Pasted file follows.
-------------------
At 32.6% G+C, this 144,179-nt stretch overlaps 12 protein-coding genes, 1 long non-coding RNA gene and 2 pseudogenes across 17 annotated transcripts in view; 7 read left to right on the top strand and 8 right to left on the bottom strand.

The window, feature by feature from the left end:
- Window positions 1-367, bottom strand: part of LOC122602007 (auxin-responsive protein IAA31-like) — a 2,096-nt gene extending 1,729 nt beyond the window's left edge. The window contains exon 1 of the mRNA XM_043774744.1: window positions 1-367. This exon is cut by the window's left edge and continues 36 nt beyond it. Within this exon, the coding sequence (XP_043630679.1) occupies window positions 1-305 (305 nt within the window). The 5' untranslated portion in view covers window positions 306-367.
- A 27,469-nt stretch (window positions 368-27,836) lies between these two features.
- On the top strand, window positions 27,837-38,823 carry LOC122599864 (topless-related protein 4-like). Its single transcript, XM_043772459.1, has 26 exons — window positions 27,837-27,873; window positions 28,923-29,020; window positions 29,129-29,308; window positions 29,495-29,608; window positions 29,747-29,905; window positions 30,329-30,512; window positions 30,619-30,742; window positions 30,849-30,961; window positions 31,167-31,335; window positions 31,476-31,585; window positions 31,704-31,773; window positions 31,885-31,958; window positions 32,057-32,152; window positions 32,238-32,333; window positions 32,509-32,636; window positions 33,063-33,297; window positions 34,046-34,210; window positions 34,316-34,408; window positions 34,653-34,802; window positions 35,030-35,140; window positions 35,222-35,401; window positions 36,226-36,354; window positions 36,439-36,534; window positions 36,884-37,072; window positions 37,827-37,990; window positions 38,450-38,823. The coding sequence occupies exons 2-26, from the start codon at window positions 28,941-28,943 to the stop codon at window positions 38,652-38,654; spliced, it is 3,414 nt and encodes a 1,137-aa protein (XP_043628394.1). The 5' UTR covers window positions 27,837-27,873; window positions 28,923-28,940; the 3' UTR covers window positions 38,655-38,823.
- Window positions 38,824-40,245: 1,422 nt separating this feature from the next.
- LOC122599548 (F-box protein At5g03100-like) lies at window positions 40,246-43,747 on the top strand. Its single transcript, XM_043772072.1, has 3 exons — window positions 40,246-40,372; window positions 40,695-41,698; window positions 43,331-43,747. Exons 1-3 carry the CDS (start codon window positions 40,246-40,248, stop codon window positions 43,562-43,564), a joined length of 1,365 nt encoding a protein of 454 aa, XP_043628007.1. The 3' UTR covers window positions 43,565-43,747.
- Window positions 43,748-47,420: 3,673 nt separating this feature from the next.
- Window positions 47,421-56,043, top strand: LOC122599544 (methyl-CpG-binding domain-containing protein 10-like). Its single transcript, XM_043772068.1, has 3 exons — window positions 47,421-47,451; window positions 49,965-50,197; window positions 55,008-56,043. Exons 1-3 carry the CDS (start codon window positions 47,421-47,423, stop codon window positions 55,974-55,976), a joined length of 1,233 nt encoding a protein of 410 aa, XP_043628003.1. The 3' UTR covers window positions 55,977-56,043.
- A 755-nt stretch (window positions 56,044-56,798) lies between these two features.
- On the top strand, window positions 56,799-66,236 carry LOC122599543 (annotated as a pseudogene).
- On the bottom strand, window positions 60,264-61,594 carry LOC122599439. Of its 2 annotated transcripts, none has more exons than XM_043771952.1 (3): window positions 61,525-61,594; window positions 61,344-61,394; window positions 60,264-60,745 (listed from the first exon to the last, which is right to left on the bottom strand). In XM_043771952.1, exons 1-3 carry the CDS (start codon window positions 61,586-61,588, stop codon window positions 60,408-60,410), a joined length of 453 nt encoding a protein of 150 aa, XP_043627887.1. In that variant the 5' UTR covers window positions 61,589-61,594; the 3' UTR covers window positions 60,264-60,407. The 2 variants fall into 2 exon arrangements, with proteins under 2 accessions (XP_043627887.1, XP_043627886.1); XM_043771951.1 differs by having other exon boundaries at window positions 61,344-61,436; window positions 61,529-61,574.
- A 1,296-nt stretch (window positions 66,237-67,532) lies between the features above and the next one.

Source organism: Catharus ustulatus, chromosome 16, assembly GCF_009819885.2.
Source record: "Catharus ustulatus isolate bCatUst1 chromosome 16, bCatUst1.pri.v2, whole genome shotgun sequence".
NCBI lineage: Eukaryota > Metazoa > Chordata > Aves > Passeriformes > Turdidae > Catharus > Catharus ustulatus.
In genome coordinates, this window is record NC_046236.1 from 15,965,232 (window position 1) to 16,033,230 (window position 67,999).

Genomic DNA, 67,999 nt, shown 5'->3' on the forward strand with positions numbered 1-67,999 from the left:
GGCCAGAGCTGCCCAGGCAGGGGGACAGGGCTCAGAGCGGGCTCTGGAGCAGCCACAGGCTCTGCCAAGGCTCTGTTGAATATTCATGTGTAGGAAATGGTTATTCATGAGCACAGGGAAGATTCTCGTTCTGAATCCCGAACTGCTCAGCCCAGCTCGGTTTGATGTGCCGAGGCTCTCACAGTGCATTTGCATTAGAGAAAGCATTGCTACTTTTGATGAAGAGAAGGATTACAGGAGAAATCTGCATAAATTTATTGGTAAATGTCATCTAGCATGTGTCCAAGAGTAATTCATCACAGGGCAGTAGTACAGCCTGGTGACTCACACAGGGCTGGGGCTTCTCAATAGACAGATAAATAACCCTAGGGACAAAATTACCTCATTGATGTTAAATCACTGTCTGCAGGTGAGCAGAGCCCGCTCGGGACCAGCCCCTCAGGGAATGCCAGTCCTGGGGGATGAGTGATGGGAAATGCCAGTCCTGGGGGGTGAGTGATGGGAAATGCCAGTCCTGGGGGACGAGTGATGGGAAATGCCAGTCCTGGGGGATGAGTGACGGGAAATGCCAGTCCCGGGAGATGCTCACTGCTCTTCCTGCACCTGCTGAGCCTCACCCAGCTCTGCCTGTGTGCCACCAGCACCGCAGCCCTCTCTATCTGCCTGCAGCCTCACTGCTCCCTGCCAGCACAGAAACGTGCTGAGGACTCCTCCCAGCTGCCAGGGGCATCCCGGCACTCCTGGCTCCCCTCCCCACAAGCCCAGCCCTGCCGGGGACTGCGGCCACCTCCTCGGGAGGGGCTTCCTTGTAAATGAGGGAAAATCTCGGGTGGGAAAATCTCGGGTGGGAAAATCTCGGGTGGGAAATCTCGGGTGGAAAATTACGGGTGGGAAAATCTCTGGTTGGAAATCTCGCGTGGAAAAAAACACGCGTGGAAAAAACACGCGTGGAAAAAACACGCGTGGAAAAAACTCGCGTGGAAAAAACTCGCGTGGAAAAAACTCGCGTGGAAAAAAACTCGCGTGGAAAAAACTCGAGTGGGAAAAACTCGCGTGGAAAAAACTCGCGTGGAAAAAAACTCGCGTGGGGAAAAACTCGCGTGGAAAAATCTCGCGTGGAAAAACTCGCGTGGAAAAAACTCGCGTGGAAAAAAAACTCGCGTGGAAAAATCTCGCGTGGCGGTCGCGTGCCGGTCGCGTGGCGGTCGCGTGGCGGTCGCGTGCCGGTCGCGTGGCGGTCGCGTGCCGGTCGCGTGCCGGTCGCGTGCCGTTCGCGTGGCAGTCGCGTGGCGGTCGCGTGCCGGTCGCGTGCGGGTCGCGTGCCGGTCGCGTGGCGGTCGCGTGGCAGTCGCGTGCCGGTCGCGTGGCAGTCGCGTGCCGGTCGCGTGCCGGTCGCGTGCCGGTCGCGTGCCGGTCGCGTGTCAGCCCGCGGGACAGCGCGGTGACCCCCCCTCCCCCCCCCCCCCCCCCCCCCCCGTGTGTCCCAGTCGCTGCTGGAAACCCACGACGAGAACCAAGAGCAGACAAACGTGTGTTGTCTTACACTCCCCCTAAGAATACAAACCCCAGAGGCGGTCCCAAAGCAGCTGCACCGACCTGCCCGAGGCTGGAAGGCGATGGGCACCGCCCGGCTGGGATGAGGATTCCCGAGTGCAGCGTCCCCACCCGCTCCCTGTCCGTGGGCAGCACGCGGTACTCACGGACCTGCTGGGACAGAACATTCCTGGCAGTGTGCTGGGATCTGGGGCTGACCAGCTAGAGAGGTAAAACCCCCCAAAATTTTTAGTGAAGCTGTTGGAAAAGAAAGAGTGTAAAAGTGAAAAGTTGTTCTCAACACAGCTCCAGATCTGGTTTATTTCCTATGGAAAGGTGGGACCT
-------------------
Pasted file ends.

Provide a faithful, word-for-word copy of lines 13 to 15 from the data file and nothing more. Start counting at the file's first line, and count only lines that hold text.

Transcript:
- A 1,296-nt stretch (window positions 66,237-67,532) lies between the features above and the next one.

Source organism: Catharus ustulatus, chromosome 16, assembly GCF_009819885.2.
Source record: "Catharus ustulatus isolate bCatUst1 chromosome 16, bCatUst1.pri.v2, whole genome shotgun sequence".